Intermediate Word:  disabuse (a) to free from misconception  (b) to comfort after abuse  (c) to add insult to injury  (d) to unfurl
Difficult Word:
  lac -  (a) thin, elongated shell  (b) very large number  (c) lake  (d) relatively large but thin gemstone

Genes determine coffee heart risk  - BBC  Left:  'Heavy' coffee drinkers are those who drink around four cups a day  Drinking large amounts of coffee each day could increase the risk of heart attack for people with a particular genetic profile, a study has suggested. Four thousand people in Costa Rica were monitored in the Journal of the American Medical Association study. Those who were slow at breaking down caffeine were 64% more likely to suffer a heart attack. Carriers of the 'slow' form of the gene who drank two to three cups of coffee a day had a 36% increased risk of heart attack, compared to those who drank less than one cup a day. 
Image: Taleyarkhan Complaints cast doubt on ‘bubble fusion’ - MSNBC  Left:  Rusi Taleyarkhan, a professor of nuclear engineering at Purdue University, has led research purporting to show evidence of nuclear fusion reactions in a tabletop experiment. Taleyarkhan is shown here with his experiment in a U.S. Department of Energy facility in Oak Ridge, Tenn., where he conducted the research before coming to Purdue.  Purdue University is investigating allegations that a scientist thwarted his colleagues’ efforts to test his claims of producing nuclear fusion in tabletop experiments, even going so far as to remove high-tech equipment from a shared lab In March 2002, a team at Oak Ridge led by Taleyarkhan published findings in the journal Science that excited researchers who dream of harnessing controllable nuclear fusion — the process that lights the stars — as an unlimited energy source. But the findings were controversial at the outset. Two Oak Ridge researchers took the unusual step of publishing dissenting research saying that Taleyarkhan’s work was inaccurate. In his paper, Taleyarkhan reported producing what he said appeared to be nuclear fusion by bombarding tiny dissolved bubbles in an acetone-based solution with high-intensity sound waves. He claimed that the bubbles rapidly expanded and then collapsed, producing a brief flash of light and superhigh temperatures — a phenomenon called sonoluminescence. He also made the controversial claim that his team detected atomic particles and isotopes, suggesting that nuclear fusion may have occurred. In the Nature article, Jevremovic and Lefteri Tsoukalas, who heads Purdue’s School of Nuclear Engineering, said Taleyarkhan has refused to provide raw data he claims to have obtained in repeated experiments confirming signs of fusion.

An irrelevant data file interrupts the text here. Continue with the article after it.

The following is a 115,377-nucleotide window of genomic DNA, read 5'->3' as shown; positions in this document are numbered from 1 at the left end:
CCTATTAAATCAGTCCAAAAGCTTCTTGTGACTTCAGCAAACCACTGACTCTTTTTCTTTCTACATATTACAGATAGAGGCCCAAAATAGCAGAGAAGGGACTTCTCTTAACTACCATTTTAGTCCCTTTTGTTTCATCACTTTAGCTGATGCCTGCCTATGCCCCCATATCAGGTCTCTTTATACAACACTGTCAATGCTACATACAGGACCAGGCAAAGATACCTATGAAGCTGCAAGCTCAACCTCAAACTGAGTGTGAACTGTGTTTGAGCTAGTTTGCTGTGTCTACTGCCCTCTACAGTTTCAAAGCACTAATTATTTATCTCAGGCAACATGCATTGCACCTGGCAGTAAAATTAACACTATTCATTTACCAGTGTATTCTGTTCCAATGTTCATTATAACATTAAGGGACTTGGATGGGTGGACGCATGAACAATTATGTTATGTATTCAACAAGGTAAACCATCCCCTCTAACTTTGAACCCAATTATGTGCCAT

Record set for hottest temperature on Earth - MSNBC  Left:  Because of the high voltage involved, the Z machine is submerged in oil and water. This image shows lightning arcs beneath the liquid surface.    One thing that puzzles scientists is that the high temperature was achieved after the plasma’s ions should have been losing energy and cooling. Also, when the high temperature was achieved, the Z machine was releasing more energy than was originally put in, something that usually occurs only in nuclear reactions. Sandia consultant Malcolm Haines theorizes that some unknown energy source is involved, which is providing the machine with an extra jolt of energy just as the plasma ions are beginning to slow down..

3/16/2006 Daily Page
3/15/2006 Daily Page
3/14/2006 Daily Page
3/13/2006 Daily Page
3/12/2006 Daily Page
3/11/2006 Daily Page
3/10/2006 Daily Page